Nord Stream 2 AG, a subsidiary of Russia’s Gazprom and operator of the Nord Stream 2 offshore gas pipeline, has brought an action for annulment of the amendment to the EU Gas Directive before a court “because of discrimination.”
Nord Stream 2 AG brought an action for annulment before the General Court, a constituent court of the Court of Justice of the European Union, on Thursday, July 25, 2019.
Nord Stream 2 AG said on Friday it had requested that Directive (EU) 2019/692 amending the EU Gas Directive be annulled because of an infringement of the EU law principles of equal treatment and proportionality.
According to the company, this would lead to the cancellation of Directive (EU) 2019/692 as the amendment was clearly designed and adopted for the purpose of disadvantaging and discouraging the Nord Stream 2 Pipeline.
“We as a prudent investor are committed to protecting our investments. But the amendment to the Gas Directive is not only harmful to Nord Stream 2. Such obvious discrimination against an individual commercial investment also undermines the ability of the EU’s internal market to attract investments for making the energy transition a reality,” says Matthias Warnig, CEO of Nord Stream 2 AG.
Furthermore, Nord Stream 2 reserved the option to defend its rights under international law by proceeding separately with arbitration against the EU pursuant to the investment protection guarantees of the Energy Charter Treaty (ECT).
On April 12, 2019, Nord Stream 2 AG triggered the three-month consultation period during which parties must seek an amicable settlement before a notice of arbitration can be served.
On June 25, a meeting took place between the European Commission and Nord Stream 2 aiming at an amicable settlement under the rules of the ECT. Until today, an amicable settlement has not been reached, and this three-month period has now expired.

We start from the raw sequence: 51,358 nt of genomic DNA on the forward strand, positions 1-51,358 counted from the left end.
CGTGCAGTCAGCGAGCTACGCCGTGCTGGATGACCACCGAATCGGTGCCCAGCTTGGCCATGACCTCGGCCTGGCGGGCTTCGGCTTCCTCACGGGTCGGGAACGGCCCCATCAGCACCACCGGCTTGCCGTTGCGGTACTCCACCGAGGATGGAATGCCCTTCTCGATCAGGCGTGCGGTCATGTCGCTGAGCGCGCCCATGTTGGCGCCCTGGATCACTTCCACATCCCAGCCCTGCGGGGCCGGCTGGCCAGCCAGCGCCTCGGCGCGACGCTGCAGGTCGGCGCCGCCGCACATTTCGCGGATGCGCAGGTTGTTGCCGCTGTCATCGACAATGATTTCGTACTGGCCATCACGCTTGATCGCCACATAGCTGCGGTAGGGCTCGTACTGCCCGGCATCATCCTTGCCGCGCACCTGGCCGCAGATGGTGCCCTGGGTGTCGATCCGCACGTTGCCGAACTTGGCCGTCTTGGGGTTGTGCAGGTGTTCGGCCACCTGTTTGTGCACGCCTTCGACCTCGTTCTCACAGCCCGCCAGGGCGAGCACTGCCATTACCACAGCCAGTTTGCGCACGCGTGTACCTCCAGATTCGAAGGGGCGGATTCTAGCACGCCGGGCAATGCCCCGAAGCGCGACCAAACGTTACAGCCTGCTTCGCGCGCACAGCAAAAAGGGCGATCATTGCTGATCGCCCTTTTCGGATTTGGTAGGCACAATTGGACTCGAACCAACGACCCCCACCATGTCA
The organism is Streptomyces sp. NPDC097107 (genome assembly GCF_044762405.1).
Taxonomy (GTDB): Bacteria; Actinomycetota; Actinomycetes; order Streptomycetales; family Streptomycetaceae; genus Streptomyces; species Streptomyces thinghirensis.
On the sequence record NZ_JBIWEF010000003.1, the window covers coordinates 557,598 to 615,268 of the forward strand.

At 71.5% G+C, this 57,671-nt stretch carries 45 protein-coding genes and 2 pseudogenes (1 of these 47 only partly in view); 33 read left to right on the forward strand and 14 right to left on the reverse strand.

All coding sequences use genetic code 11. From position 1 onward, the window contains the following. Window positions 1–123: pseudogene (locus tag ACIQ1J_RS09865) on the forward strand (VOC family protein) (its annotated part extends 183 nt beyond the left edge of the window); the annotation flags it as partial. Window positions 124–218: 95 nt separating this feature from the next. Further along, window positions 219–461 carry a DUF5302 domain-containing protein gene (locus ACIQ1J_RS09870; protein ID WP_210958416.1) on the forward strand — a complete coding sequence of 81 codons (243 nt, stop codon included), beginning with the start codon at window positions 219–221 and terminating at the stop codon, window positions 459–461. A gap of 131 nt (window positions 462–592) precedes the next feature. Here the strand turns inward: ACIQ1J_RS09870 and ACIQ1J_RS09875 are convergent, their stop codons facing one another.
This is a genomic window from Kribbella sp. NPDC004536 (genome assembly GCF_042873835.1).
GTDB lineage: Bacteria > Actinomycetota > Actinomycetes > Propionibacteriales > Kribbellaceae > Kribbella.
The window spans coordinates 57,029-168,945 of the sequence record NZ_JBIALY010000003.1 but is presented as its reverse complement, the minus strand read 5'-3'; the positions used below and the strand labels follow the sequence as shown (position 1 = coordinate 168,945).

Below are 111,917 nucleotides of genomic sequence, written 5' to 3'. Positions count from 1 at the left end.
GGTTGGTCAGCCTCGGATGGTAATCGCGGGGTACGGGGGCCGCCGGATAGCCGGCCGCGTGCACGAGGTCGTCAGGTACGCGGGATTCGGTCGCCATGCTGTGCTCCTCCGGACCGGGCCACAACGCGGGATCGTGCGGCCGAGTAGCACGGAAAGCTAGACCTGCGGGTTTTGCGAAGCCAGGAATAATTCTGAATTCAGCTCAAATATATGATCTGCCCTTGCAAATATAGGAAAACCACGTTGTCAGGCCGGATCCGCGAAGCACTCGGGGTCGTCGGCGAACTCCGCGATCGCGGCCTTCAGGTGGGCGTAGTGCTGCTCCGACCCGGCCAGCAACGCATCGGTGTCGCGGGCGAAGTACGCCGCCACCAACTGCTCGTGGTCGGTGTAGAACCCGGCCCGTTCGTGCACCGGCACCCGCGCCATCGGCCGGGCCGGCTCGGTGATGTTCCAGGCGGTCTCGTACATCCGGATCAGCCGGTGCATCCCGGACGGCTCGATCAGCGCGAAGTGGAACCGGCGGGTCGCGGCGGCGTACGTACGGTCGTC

Gas directive amendment
The amendment to the gas directive was proposed by the European Commission in November 2017.
The European Council on April 15 formally adopted an amendment to the so-called gas directive which aims at closing a legal gap in the EU’s regulatory framework and boosting competition in the gas market. This meant that the rules governing the EU’s internal gas market would in future also apply to pipelines to and from third countries. The new directive entered into force 20 days after its publication in the Official Journal of the European Union.
The overall objective of the amendment to the gas directive was to ensure that the rules governing the EU’s internal gas market apply to gas transmission lines between a member state and a third country, up to the border of the member state’s territory and territorial sea. Among the main elements of the EU gas market rules, which are set out in the gas directive from 2009, are ownership unbundling, third-party access, non-discriminatory tariffs and transparency requirements.
The amendment adopted in April provided for the possibility of derogations for existing pipelines to and from third countries, as well as clear procedures for negotiations with third countries and for exemptions regarding new pipelines.
Nord Stream 2 was designed as two parallel 48 inch lines, roughly 1,200 kilometers long, each starting from south-west of St Petersburg and ending at German coast, Greifswald. Nord Stream 2’s natural gas pipelines will have the capacity to transport 55 billion cubic meters (bcm) of Russian gas a year to the EU, for at least 50 years.
Offshore Energy Today Staff
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